Eco-driving - how to cut fuel costs

Caroline Cassidy

With soaring petrol prices showing no sign of slowing down, saving money on fuel will no doubt be prominent in any motorist's mind. Though there is nothing you can do to cut the cost of petrol itself, the RAC estimates that changing your driving habits could save an average of eight per cent on your fuel bill.

Eco-driving tips
Eco-driving tips

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A 2008 survey by What Car? magazine identified 40mph as the most efficient in terms of petrol consumption. Peter de Nayer, the fuel economy expert who led the research, recommended using top gear whenever possible, even at 40mph, as this can also affect consumption.

Of course, driving too slowly on a motorway can cause problems but the good news is that there are savings to be made on the fast roads. The research found that the average small family car driven at 60mph will get almost double the miles per gallon as the same car speeding along at 90mph.

Driving in towns presents a different challenge - stop-starting, particularly for commuters, eats up the fuel - anticipating traffic flow will reduce sharp acceleration and breaking, and cut fuel consumption as a result. Moving off smoothly and rolling to a stop by lifting off the accelerator will minimise your fuel consumption.

Don't be fooled into thinking neutral equals less fuel - in fact, when idling, your car will use more petrol than if running in gear with the throttle closed. Meanwhile, if you're stuck in traffic and at a standstill for more than three minutes, switch off to save petrol.

The car
A few simple changes to your car can also slash fuel consumption. Air conditioning, for example, uses fuel - switch it off and improve your fuel efficiency by eight per cent. As long as it's not too steamy outside, avoid opening windows and sunroofs, as this will also create drag.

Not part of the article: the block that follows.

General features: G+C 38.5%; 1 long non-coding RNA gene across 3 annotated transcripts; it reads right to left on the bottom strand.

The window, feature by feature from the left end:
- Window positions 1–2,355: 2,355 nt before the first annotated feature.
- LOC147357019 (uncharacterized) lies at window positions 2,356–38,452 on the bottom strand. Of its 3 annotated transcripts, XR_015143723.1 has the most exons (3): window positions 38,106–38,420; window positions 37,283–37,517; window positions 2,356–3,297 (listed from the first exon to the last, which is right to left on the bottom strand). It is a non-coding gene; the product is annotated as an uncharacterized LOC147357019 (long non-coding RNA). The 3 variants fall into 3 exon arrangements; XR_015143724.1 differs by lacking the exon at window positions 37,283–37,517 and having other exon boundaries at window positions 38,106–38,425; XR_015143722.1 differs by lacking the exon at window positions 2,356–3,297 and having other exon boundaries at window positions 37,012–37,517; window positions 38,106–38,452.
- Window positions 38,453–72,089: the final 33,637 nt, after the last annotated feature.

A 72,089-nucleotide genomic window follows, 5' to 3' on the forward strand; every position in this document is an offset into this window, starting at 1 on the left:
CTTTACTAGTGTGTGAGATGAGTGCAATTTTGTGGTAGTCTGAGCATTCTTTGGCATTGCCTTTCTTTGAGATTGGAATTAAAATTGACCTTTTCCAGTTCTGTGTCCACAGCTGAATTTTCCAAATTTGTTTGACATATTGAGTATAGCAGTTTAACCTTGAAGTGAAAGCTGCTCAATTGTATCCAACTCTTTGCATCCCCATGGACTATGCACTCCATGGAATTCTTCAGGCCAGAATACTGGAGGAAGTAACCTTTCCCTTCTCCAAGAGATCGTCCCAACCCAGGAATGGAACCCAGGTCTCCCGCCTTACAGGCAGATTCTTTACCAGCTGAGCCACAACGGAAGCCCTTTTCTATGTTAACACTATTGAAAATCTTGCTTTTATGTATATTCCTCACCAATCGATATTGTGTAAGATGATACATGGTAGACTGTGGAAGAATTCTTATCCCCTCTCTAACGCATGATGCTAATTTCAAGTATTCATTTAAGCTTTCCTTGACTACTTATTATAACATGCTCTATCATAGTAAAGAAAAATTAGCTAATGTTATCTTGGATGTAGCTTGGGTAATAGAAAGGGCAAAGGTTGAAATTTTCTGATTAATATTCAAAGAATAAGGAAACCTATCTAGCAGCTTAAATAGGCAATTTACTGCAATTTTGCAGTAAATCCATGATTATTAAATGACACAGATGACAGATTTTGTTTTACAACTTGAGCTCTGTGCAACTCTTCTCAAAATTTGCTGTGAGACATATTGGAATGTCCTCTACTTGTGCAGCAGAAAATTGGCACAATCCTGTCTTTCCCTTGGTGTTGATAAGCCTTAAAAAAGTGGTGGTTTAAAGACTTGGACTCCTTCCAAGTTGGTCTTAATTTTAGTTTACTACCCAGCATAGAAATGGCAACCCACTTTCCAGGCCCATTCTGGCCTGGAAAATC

Check your tyres - if your tyres are on the soft side, they create more resistance and your engine will drink more in order to work harder, potentially adding two per cent to your petrol bill. When the time comes to replace your tyres, it's worth considering low-rolling resistance "eco" tyres.

Removing excess weight will also help to make your motor more energy efficient so get rid of the rubbish cluttering up the boot and take off the roof rack if it's not being used.

If you're in the market for a new car, consider going smaller and more efficient. Modern vehicles are becoming ever more eco-friendly, so if you don't need a gas guzzler, don't get one. That way you will also benefit from cheaper tax.

Common sense and helpful hints
Most of us would admit to setting off occasionally without being terribly well prepared. By planning your route in advance, you may discover a short cut will mean you're not wasting fuel driving endlessly around searching for your destination. Satnav, obviously, is a help here and some, such as Econav, will even advise you on how to conserve fuel.

With prices at an all time high, websites such as can be helpful. The site can show you where to find the cheapest fuel in your area (though beware of driving too far to get there or it's a false economy). And if your regular pump is at a supermarket, do take advantage of any money-off vouchers that come your way.